CAM proponents often complain about the resistance to their ideas in academic institutions, and portray themselves as inheritors of folk tradition and wisdom that does not require academic validation. Yet they aggressively promote their agendas in these same academic institutions and set up their own credentialing and degree programs to take advantage of the legitimacy and respectability conveyed by the imprimatur of academic institutions they disdain.(2) And while CAM proponents talk about “health care choice” and keeping government out of the business of regulating the claims of health care products, they have successfully supported spending over $1 billion of taxpayer money through the National Center for Complementary and Alternative Medicine at the NIH on research which has yet to validate and clinically significant CAM therapy.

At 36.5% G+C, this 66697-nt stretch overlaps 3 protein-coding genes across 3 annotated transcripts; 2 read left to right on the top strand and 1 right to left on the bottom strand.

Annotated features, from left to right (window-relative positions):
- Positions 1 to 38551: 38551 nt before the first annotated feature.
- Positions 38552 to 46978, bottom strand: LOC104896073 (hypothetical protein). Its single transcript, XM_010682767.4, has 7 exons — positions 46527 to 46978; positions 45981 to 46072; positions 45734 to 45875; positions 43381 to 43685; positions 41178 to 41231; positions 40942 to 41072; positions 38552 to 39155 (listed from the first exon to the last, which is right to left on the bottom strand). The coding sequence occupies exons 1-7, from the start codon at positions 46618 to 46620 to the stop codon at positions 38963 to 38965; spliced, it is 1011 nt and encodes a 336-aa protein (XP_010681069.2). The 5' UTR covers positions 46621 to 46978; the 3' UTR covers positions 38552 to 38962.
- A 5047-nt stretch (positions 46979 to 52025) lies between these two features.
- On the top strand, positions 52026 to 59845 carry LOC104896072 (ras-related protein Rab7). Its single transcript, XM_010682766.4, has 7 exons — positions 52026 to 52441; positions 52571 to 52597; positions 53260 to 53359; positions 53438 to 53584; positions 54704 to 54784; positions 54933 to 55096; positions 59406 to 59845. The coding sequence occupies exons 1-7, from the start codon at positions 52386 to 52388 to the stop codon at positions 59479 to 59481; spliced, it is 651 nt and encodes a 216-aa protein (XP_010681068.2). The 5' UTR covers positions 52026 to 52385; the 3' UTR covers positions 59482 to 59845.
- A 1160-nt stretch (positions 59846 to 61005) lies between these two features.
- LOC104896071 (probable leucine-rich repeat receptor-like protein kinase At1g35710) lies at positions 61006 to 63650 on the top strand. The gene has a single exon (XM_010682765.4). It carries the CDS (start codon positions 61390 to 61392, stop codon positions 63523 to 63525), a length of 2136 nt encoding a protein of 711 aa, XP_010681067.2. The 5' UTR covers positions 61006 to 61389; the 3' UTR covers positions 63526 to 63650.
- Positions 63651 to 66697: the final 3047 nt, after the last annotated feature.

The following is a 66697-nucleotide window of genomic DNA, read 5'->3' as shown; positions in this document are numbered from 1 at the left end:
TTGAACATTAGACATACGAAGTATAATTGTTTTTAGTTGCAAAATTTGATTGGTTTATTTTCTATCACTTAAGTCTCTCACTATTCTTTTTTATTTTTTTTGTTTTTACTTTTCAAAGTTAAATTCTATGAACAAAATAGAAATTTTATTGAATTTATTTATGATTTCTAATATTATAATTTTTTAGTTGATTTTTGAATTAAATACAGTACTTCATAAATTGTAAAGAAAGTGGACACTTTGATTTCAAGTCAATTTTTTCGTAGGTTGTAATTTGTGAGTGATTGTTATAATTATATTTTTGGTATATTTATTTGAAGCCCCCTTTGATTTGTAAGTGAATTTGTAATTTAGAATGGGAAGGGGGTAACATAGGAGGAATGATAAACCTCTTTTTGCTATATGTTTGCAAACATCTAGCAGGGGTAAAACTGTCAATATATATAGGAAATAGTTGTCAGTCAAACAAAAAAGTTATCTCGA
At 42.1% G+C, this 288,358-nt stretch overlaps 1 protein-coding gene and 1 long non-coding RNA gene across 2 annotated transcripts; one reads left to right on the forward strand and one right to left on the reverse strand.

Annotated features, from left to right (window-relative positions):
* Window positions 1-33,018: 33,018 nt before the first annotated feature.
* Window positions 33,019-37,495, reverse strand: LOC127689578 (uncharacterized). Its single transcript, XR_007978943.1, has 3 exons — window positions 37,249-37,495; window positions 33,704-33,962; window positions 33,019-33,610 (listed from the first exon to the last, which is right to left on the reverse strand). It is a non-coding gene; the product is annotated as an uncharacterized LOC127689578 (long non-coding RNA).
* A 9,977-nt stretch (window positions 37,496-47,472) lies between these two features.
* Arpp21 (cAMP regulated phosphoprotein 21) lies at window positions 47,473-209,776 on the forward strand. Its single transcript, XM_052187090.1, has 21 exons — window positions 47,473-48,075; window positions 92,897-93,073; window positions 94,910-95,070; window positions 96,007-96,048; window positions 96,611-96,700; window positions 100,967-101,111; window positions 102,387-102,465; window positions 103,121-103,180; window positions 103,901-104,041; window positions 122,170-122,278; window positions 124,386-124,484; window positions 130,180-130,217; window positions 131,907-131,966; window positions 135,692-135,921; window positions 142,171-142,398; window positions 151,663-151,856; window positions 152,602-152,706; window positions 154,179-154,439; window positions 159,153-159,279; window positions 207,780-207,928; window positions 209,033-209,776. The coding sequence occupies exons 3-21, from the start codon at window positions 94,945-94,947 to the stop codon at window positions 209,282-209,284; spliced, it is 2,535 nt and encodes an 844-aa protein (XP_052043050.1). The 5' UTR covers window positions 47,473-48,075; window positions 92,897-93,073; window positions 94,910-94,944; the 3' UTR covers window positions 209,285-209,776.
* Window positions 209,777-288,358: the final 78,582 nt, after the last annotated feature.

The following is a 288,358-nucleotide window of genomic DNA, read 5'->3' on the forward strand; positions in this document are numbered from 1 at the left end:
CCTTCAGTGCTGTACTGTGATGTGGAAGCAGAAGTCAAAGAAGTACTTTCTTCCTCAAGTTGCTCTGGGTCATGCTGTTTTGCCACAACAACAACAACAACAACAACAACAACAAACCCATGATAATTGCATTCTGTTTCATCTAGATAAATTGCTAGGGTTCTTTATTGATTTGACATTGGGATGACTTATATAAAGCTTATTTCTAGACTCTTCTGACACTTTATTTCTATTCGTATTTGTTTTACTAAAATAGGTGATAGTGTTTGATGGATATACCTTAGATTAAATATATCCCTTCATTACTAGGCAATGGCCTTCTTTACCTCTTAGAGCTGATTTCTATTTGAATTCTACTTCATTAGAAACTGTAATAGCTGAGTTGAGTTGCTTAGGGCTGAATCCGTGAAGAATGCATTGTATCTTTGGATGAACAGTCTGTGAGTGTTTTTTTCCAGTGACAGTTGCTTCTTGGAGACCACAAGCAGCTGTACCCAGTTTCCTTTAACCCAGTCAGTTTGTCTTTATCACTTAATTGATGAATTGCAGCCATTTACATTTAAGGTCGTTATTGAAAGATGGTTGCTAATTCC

So while the CA as David and the Medical/Industrial Complex as Goliath marketing strategy has been creative and effective, it is not an accurate portrayal of reality. In both CAM and scientific medicine, there are mostly hard-working people genuinely dedicated to relieving suffering. And in both areas, there are venal and unscrupulous individuals seeking money, fame, and other self-serving goals. This has no bearing on the issue that should be the center of any discussion about CAM and science-based medicine, which is what works and what doesn’t. The David and Goliath frame is a fantasy designed to distract from the realities of the evidence and to shield the CAM industry from the scrutiny and supervision mainstream medicine is expected to undergo.